Aside from the main mission to Mars, NASA also plans on adding an asteroid-deflection experiment when the InSight launches in March 2016. Once launched into space, the Impactor for Surface and Interior Sciences, or ISIS, will be sent on a collision course with the asteroid Bennu, at which point it will already have the Osiris-Rex spacecraft in orbit.
The ISIS probe in orbit around Bennu, with Osiris Rex in the background.
The collision will take place after Osiris-Rex finishes its collection of samples. However, the spacecraft will remain in proximity of Bennu in order to observe and record the impact. The ISIS probe will then strike the asteroid at high-velocity, creating a crater tens of meters in diameter. After the collision, Osiris-Rex will then compare the newly created crater with images from its previous scan, collect exposed samples of the asteroid, and return to Earth.
"This opportunity with a free launch and the observer spacecraft already at the asteroid is like a planetary alignment. It almost never happens," said Steven Chesley a NASA scientist at the Jet Propulsion Laboratory.
ISIS will allow scientists to gauge the effectiveness and implications of an impact on an asteroid. The data and outcome of the mission, most notably the asteroid's change in speed and heading from the collision, could showcase asteroid deflection techniques as a method of planetary defense. This will work in conjunction with the security aspect of Osiris-Rex, which will study the future orbits of asteroid Bennu and the possibilities of it colliding with Earth in the future. The mission could help give NASA more information and strategies in the exploration of near-Earth asteroids, as well as providing the data needed to galvanize scientists and policymakers in taking measures to protect our home planet.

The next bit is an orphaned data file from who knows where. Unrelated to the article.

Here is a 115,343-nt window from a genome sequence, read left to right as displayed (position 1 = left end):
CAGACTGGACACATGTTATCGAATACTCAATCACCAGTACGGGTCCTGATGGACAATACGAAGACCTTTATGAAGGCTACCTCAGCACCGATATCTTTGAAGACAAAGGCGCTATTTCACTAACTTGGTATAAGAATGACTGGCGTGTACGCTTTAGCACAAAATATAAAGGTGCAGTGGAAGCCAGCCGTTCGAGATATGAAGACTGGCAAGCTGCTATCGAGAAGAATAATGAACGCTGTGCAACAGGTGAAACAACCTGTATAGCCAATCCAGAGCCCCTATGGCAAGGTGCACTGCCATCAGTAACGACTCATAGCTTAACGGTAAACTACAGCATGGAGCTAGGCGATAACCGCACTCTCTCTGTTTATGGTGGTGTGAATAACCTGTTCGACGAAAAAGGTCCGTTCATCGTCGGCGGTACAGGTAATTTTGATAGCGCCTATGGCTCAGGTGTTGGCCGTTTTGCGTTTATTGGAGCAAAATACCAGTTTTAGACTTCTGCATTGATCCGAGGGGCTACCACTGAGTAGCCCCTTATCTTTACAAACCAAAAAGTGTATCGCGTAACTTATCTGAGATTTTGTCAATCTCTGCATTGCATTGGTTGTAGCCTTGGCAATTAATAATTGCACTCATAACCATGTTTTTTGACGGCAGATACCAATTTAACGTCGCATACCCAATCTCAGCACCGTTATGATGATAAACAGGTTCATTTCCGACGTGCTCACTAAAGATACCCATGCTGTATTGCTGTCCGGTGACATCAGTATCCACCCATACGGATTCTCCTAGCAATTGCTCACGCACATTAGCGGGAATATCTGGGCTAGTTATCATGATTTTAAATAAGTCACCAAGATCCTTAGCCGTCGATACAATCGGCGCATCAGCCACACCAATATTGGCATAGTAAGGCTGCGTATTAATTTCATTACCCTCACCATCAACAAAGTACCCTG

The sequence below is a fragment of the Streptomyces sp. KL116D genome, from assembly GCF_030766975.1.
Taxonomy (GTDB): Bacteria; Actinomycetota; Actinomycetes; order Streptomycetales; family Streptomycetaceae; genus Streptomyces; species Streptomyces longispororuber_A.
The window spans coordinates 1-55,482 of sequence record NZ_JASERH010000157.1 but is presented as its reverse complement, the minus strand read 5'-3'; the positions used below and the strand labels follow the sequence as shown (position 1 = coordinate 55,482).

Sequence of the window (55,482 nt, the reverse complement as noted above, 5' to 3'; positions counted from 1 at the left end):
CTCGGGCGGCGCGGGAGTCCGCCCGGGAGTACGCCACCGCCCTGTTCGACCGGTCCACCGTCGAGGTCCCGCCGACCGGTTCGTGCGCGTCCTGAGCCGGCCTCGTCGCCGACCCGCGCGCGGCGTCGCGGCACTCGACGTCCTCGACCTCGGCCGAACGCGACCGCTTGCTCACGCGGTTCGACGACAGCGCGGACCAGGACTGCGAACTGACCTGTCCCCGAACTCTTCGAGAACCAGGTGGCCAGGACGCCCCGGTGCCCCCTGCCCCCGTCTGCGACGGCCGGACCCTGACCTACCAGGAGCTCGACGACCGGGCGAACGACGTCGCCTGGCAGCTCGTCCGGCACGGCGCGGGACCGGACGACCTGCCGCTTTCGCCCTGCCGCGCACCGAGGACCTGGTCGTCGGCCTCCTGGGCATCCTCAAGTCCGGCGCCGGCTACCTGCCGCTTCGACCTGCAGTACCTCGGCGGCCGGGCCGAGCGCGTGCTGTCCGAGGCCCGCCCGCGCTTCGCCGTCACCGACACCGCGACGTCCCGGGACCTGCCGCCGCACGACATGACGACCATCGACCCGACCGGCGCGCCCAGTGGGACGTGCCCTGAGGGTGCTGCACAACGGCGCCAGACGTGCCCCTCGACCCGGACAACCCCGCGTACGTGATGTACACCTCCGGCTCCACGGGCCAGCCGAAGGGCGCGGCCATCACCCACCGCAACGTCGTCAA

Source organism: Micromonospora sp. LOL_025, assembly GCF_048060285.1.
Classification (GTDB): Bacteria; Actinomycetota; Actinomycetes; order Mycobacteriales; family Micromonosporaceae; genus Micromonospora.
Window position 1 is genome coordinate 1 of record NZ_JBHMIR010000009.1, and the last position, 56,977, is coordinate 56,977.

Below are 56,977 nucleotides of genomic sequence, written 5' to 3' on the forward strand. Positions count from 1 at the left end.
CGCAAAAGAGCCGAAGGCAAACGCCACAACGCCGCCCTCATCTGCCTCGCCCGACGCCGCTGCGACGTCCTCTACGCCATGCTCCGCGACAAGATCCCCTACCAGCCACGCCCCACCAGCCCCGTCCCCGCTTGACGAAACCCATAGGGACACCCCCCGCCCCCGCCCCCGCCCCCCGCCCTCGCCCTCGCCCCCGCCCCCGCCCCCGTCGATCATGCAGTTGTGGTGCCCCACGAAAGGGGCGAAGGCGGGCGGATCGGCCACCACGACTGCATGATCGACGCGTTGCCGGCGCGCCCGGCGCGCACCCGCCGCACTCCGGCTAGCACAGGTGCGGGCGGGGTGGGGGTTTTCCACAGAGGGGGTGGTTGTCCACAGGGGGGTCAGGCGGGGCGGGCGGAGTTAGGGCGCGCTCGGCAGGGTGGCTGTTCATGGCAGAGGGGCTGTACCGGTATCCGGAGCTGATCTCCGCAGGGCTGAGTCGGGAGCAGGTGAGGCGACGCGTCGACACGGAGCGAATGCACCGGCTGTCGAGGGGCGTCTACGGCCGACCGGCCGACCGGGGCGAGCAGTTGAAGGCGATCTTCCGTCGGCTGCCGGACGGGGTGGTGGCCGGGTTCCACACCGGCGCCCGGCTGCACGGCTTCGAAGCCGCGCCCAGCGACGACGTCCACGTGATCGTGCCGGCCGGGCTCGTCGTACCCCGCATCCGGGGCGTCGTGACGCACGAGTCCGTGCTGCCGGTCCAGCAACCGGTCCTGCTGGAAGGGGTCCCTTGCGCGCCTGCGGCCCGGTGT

For the time being, ISIS is still in its proposal stage, still awaiting approval in order to move on to full-scale development. Estimates put the cost of the mission at $100 million. Steven Chesley, who is leading development on the ISIS mission, hopes for the all clear signal by fall.
"We are not past our window for implementing this mission," Chesley said, "but there's not a lot of time."
For more information on NASA's Osiris-Rex mission: http://science.nasa.gov/missions/osiris-rex/